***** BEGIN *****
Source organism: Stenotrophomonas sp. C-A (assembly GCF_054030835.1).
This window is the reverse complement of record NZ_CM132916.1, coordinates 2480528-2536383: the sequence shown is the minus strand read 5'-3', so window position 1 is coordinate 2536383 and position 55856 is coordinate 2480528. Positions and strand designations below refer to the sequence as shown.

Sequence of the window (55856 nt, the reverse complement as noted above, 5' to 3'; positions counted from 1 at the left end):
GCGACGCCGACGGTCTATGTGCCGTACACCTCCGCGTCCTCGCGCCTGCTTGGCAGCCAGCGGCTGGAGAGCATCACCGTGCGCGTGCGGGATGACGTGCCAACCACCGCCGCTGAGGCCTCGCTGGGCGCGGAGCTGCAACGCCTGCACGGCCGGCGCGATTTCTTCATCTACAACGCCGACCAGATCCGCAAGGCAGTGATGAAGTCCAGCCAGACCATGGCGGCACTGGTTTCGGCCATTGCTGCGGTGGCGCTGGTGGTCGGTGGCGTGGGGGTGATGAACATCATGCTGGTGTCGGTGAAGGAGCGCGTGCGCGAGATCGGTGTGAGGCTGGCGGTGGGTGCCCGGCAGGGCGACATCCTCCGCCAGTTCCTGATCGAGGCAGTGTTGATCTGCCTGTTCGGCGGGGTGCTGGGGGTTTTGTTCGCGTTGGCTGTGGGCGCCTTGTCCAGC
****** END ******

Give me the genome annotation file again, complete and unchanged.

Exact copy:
Source organism: Stenotrophomonas sp. C-A (assembly GCF_054030835.1).
This window is the reverse complement of record NZ_CM132916.1, coordinates 2480528-2536383: the sequence shown is the minus strand read 5'-3', so window position 1 is coordinate 2536383 and position 55856 is coordinate 2480528. Positions and strand designations below refer to the sequence as shown.

Sequence of the window (55856 nt, the reverse complement as noted above, 5' to 3'; positions counted from 1 at the left end):
GCGACGCCGACGGTCTATGTGCCGTACACCTCCGCGTCCTCGCGCCTGCTTGGCAGCCAGCGGCTGGAGAGCATCACCGTGCGCGTGCGGGATGACGTGCCAACCACCGCCGCTGAGGCCTCGCTGGGCGCGGAGCTGCAACGCCTGCACGGCCGGCGCGATTTCTTCATCTACAACGCCGACCAGATCCGCAAGGCAGTGATGAAGTCCAGCCAGACCATGGCGGCACTGGTTTCGGCCATTGCTGCGGTGGCGCTGGTGGTCGGTGGCGTGGGGGTGATGAACATCATGCTGGTGTCGGTGAAGGAGCGCGTGCGCGAGATCGGTGTGAGGCTGGCGGTGGGTGCCCGGCAGGGCGACATCCTCCGCCAGTTCCTGATCGAGGCAGTGTTGATCTGCCTGTTCGGCGGGGTGCTGGGGGTTTTGTTCGCGTTGGCTGTGGGCGCCTTGTCCAGC